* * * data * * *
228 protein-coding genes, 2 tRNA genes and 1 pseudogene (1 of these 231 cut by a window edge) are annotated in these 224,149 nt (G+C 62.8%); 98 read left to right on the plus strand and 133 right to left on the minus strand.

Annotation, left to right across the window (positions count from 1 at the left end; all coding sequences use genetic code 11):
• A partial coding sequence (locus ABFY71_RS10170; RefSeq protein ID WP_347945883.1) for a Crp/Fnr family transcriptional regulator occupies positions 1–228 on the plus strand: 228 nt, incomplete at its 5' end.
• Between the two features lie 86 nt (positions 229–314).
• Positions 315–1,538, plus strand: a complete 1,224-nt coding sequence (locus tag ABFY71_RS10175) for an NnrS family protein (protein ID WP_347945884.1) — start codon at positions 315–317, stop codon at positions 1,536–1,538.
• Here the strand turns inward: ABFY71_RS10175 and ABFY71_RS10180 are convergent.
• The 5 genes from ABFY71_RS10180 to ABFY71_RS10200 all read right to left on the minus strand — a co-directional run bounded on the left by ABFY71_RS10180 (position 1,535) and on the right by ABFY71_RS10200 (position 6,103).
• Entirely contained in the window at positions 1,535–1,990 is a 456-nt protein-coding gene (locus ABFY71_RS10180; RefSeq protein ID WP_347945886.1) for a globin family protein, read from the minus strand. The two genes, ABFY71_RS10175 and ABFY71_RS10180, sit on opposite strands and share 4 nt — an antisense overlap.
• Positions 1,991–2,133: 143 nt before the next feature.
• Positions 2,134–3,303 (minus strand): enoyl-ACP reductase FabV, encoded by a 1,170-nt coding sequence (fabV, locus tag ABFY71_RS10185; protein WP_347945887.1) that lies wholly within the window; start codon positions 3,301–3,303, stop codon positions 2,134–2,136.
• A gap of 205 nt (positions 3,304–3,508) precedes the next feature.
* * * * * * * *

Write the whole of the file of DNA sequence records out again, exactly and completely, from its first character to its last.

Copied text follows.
228 protein-coding genes, 2 tRNA genes and 1 pseudogene (1 of these 231 cut by a window edge) are annotated in these 224,149 nt (G+C 62.8%); 98 read left to right on the plus strand and 133 right to left on the minus strand.

Annotation, left to right across the window (positions count from 1 at the left end; all coding sequences use genetic code 11):
• A partial coding sequence (locus ABFY71_RS10170; RefSeq protein ID WP_347945883.1) for a Crp/Fnr family transcriptional regulator occupies positions 1–228 on the plus strand: 228 nt, incomplete at its 5' end.
• Between the two features lie 86 nt (positions 229–314).
• Positions 315–1,538, plus strand: a complete 1,224-nt coding sequence (locus tag ABFY71_RS10175) for an NnrS family protein (protein ID WP_347945884.1) — start codon at positions 315–317, stop codon at positions 1,536–1,538.
• Here the strand turns inward: ABFY71_RS10175 and ABFY71_RS10180 are convergent.
• The 5 genes from ABFY71_RS10180 to ABFY71_RS10200 all read right to left on the minus strand — a co-directional run bounded on the left by ABFY71_RS10180 (position 1,535) and on the right by ABFY71_RS10200 (position 6,103).
• Entirely contained in the window at positions 1,535–1,990 is a 456-nt protein-coding gene (locus ABFY71_RS10180; RefSeq protein ID WP_347945886.1) for a globin family protein, read from the minus strand. The two genes, ABFY71_RS10175 and ABFY71_RS10180, sit on opposite strands and share 4 nt — an antisense overlap.
• Positions 1,991–2,133: 143 nt before the next feature.
• Positions 2,134–3,303 (minus strand): enoyl-ACP reductase FabV, encoded by a 1,170-nt coding sequence (fabV, locus tag ABFY71_RS10185; protein WP_347945887.1) that lies wholly within the window; start codon positions 3,301–3,303, stop codon positions 2,134–2,136.
• A gap of 205 nt (positions 3,304–3,508) precedes the next feature.